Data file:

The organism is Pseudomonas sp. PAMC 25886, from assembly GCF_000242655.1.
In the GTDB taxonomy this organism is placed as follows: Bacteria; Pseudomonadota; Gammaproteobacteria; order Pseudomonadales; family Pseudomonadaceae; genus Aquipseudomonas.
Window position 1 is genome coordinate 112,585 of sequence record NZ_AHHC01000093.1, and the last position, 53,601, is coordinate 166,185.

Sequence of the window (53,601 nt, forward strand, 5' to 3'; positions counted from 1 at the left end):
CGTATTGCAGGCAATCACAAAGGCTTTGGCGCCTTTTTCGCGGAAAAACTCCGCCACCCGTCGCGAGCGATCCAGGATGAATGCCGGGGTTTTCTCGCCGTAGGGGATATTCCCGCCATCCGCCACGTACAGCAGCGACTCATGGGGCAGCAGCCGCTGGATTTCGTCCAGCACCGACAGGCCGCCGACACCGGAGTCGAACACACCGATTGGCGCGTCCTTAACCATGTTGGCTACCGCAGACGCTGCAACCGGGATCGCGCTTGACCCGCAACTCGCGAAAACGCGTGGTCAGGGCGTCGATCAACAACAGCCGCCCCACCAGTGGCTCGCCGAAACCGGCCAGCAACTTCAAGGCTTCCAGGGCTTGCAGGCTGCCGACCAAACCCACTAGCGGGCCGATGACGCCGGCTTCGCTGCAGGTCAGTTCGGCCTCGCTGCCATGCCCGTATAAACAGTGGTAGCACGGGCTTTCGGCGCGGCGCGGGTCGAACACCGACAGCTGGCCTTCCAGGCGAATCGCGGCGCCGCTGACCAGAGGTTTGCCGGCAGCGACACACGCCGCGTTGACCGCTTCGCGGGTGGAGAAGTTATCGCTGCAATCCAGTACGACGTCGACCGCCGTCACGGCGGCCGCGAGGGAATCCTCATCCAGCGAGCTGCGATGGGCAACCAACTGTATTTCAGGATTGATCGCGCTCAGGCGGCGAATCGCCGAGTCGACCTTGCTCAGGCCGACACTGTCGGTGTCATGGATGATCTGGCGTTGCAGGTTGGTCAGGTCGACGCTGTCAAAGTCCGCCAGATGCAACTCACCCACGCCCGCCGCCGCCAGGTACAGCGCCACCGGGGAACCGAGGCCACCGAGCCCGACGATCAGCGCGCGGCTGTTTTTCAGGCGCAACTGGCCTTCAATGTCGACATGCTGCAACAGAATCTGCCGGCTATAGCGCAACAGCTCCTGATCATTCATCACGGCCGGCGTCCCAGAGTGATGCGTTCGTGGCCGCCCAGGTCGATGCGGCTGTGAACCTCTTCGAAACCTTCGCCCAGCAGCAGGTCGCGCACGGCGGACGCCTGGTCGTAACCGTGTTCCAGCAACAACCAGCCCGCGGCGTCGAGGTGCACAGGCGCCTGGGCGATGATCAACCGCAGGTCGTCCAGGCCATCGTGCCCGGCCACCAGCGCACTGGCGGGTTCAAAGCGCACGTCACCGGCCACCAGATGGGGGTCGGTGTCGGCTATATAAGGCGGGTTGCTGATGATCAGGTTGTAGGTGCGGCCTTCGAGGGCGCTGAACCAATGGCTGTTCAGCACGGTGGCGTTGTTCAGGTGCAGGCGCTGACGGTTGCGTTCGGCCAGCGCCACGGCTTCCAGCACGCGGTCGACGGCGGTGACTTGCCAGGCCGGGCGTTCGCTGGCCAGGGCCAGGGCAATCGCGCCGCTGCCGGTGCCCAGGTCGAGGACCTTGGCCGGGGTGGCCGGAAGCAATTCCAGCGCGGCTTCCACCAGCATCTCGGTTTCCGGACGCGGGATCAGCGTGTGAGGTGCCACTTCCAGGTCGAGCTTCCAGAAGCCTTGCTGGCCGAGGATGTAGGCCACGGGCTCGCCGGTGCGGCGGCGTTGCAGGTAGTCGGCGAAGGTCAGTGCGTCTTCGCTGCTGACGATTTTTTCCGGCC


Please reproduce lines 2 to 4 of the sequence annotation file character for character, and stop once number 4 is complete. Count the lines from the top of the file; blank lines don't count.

In the GTDB taxonomy this organism is placed as follows: Bacteria; Pseudomonadota; Gammaproteobacteria; order Pseudomonadales; family Pseudomonadaceae; genus Aquipseudomonas.
Window position 1 is genome coordinate 112,585 of sequence record NZ_AHHC01000093.1, and the last position, 53,601, is coordinate 166,185.

Sequence of the window (53,601 nt, forward strand, 5' to 3'; positions counted from 1 at the left end):